What we are left with is an either-or dichotomy where you either keep every rule you can find in the Bible without a shred of context and perhaps even making up some up or you chuck the whole thing and base your actions on your own conscience and convictions.

There are some general things we should remember when it comes to rules and commandments.

Read the Bible at all times and in all places in light of the cross.

It is true in many cases that Old Testament laws don’t apply to Christians because those laws find their fulfillment in the cross, in the person and work of Jesus Christ. I find laws like Sabbath observation, tithing, etc. to be abrogated under the New Covenant. But there are also important principles that I think still apply to believers because they are reflective of the nature of God and His Word. Even if we are not called to a specific, 1/10th tithe that does not mean that we are freed from giving joyfully and sacrificially to those in need and to support the Gospel proclamation. We are not bound by Sabbath laws and rules about purification but that doesn’t mean we are freed from sanctified lives or from the need and command to gather together as the people of God. In many cases, the standard for the Christian under the New Covenant is higher than for those under the Old. For the truly regenerate, these rules and laws and commandments are not a heavy burden, they are a delight.

Don’t yoke believers under burdensome laws where Scripture is silent but also do not be silent where Scripture speaks.

Where the Bible speaks, let it speak. Don’t argue with it, don’t try to explain it away. The New Testament has a lot to say about how we are to live, worship, behave in these days after the cross. We should diligently seek to hear what Christ has to say in His Word, not striving to find a work around to avoid obedience. Trying to muzzle the Bible is neither pious nor proper. But where the Bible is silent, don’t feel obliged or justified in filling in the blanks.

Sanctification is our goal, not moralism.

Sanctification cannot be mandated or legislated. Sure you can make people adhere to laws to promote moralism without changing the heart. That however is not the goal of the church. A truly sanctified individual will exhibit high moral character without coercion. External piety is actually pretty easy for humans to exhibit, heart change comes only through the working of the Spirit and we cannot dictate to Him where and how He operates.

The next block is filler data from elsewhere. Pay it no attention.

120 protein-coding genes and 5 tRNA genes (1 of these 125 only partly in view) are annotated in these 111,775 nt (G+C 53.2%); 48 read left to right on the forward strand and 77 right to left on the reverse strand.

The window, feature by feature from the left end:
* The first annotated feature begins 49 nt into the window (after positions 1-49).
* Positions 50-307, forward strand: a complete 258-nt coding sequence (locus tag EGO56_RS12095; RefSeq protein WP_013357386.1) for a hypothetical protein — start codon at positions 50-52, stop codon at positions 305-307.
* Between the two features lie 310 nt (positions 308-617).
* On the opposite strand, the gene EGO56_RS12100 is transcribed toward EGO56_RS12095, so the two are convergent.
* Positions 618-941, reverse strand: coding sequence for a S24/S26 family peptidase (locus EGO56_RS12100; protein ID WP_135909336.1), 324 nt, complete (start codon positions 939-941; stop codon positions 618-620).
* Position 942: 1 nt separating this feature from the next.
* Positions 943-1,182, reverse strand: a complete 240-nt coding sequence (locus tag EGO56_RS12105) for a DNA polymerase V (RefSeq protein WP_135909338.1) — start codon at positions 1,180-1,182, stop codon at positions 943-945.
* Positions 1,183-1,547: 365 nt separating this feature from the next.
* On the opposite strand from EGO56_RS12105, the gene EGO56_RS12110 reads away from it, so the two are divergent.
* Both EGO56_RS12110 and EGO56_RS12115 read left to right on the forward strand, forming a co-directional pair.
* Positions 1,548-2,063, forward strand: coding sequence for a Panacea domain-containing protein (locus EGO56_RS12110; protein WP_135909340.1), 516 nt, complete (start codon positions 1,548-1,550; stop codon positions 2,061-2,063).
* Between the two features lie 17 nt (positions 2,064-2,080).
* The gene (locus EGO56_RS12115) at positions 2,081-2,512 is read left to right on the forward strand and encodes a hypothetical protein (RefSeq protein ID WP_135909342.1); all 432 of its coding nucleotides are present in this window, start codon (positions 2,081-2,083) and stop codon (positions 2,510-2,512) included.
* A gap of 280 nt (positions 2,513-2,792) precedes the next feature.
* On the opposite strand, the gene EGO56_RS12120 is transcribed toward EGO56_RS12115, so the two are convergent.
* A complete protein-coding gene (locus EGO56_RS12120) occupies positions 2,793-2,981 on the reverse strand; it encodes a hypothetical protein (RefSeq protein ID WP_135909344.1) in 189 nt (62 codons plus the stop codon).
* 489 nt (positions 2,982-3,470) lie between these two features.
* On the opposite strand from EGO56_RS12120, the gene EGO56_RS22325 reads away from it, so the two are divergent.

Don’t let the motivation or behavior of some dissuade you from following God’s Word.

I try to be aware of this in my own life as I have the tendency to see certain behaviors as dividers. Homeschooling our kids or my wife covering her head should be done to honor God and bring glory to His name, not to exalt ourselves over others. I stray over that line frequently but my failings are not God’s failings, and the behavior of some does not negate the commandments of God. Me being rude or someone else being judgmental about an issue is not a license to ignore what Scripture says.

In the life of the Christian, our regeneration / conversion is not the end of the story. It is in many ways the beginning. A thirty year old who comes to a saving faith in Christ by the power of the Holy Spirit and the preaching of the Gospel has perhaps six decades of life ahead of them. How a redeemed sinner is to live in relationship to the world around him and among God’s people is not some ancillary topic and it is something where confusion and misinformation abound. We should carefully and prayerfully search the Word to see what it has to say about our lives.

We shouldn’t expect pagans to act like Christians, we should expect them to act like pagans. As intramural questions among Christians though, we can and should spend time asking how we should now live as the Body of Christ in a way that is faithful, sanctifying and glorifying to Christ. We are given rules and commandments not as a burden but as a blessing.

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Anonymous said...

This is perhaps my favorite post you have ever written.

Dusty Chris said...

Could we still look into having a blooming onion, steak and baked potato for communion?

Great post!!!

Steve said...

"Sanctification is our goal, not moralism."

Are you sure about that?

"He who began a good work in you will bring it to completion..."

I think our goal ought to be to stay in Christ and to live outward for the neighbor.

Arthur Sido said...

Steve, I am 100% sure about that. Creating a moral looking person is not what Christ called the church to to.